BACKGROUND OF THE INVENTION
The present invention relates to garment pockets, and is particularly applicable to pockets for trousers or slacks. The garment pocket of the invention provides security for valuables and is hidden from view when the garment is worn, yet is easy to use, and easy to manufacture and include in the garment.
Pockets have been included in garments for numerous years to carry miscellaneous articles, such as coins, keys, passports, billfolds or wallets, paper currency, and other material. The articles carried in pockets range from those with negligible value to those having extremely high value, such as passports, credit cards, and currency.
Because many people carry articles of substantial value in their pockets, a need has existed and been recognized for a pocket or other receptacle that provides a measure of seucrity against pickpockets and other dangers to the loss of the pocket contents.
A number of potential answers to this need have been proposed over many years. Nevertheless, each has had one or more significant drawbacks. Among the common disadvantages of current solutions are limited pocket capacity, difficulty of use, bulkiness, interferance with the fit or appearance of the garment, and difficulty or expense of manufacture.
One of the most common solutions to the security issue is the money belt, in which a pocket is provided inside the belt used with the trousers. The pocket is typically closed with a zipper. The money belt pocket is limited in size and capacity by the width of the belt. Often, even an article as small as a bill of currency must be carefully folded many times to fit in the pocket. An article as large as a passport or a book of travellers' checks cannot be accomodated.
Various types of pockets incorporated into the garment have been suggested, but without complete success. Generally these pockets are integrated into the design of the garment, and require that the garment be specially designed to accomodate the pocket. Such designs may make proper fitting of the garment difficult. In addition, the pocket may add considerable bulk in the garment, causing the garment to hang poorly on the wearer, and perhaps draw attention to the "hidden" valuable. Furthermore, these special constructions substantially complicate the manufacture of the garment, increasing the cost thereof to the consumer.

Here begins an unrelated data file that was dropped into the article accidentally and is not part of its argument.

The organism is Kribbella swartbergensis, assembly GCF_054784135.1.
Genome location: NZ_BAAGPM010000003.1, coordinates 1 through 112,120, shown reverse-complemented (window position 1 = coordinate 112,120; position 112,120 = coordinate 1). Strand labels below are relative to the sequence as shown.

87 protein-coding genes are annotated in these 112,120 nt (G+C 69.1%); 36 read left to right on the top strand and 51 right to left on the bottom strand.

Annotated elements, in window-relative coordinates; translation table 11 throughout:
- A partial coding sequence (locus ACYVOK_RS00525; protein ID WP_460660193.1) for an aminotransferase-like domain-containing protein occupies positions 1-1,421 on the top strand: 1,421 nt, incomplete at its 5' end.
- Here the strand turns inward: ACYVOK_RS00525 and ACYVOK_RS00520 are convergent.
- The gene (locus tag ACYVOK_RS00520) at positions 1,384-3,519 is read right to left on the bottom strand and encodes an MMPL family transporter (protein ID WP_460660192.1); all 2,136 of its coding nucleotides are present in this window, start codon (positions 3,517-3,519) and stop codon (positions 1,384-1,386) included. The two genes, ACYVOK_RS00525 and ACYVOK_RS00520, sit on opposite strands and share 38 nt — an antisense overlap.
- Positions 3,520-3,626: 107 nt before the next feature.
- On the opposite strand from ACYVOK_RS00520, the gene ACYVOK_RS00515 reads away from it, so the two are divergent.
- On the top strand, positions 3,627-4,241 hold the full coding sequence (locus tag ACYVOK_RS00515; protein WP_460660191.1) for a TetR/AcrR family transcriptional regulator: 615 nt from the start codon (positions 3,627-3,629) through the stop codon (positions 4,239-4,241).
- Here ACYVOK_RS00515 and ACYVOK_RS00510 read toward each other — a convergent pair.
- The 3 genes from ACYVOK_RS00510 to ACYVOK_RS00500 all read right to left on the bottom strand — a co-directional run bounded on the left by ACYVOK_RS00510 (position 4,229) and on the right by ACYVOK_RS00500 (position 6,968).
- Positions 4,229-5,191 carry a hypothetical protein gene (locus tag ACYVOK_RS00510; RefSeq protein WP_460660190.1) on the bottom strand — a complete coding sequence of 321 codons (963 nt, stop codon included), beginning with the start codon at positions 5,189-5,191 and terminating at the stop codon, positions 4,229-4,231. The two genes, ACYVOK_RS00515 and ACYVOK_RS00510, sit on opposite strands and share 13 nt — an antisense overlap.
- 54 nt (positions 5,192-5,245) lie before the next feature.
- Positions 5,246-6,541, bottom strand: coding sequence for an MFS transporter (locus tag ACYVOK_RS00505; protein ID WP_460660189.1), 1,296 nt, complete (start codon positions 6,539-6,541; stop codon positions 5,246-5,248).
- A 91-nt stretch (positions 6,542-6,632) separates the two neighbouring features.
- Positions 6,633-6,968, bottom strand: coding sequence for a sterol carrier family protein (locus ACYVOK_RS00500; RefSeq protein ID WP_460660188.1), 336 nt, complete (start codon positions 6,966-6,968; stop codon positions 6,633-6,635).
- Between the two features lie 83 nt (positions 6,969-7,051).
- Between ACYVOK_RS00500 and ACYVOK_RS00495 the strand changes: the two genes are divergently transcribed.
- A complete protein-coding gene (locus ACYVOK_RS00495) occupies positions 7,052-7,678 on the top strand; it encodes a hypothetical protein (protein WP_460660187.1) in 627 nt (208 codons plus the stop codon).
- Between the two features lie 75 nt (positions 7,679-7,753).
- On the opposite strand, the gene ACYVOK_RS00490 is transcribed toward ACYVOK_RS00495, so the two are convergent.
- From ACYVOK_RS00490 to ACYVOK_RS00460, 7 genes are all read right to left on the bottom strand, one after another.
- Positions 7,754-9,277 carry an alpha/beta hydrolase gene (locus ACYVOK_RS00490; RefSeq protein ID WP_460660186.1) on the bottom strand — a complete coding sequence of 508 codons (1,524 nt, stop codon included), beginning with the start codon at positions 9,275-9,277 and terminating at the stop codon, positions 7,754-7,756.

Accordingly, a need has been noted for a garment pocket that protects the pocket contents against pickpockets and other hazards, yet has a large capacity, is not bulky, does not require a special design to the garment, and is easy and inexpensive to manufacture.
SUMMARY OF THE INVENTION
The present invention is a pocket structure for a garment, in which the garment is made of fabric and has an inner side and an outer side. The pocket structure includes a first pocket including first and second opposed walls of fabric attached to one another to form a first pocket space between them. That first pocket is attached to the garment so that it hangs on the inner side of the garment. A second pocket includes a third wall of fabric securely attached to the second wall of fabric along its edges, so as to be outside of the first pocket space and so the third fabric wall opposes the second wall and forms a second space between the second wall and the third wall.
The pocket of the invention is for a garment having an inner side and an outer side, made of fabric having a first opening therethrough. The pocket structure of the invention includes a first pocket enclosing a first pocket space and attached to the inner side of the garment adjacent the first opening so as to permit access through the opening into the first pocket space from the outer side of the garment. The pocket structure also includes a second pocket, affixed to the first pocket outside of the first pocket space. The second pocket encloses a second pocket space and provides a second opening into the second pocket space from the inner side of the garment.
The pocket structure of the invention provides, in addition to a substantially conventional pocket having external access, a security pocket on the interior of the garment having access only from the interior of the garment, without adding substantial bulk to the garment, as the pocket structure of the invention includes primarily only three layers of fabric or cloth to provide both pockets, and the pocket structure is integrated into the garment.
BRIEF DESCRIPTION OF THE DRAWINGS
FIG. 1 is a perspective view showing the outer side of a pair of slacks including a pocket structure constructed according to the invention, with the pocket on the inside of the garment illustrated with phantom lines.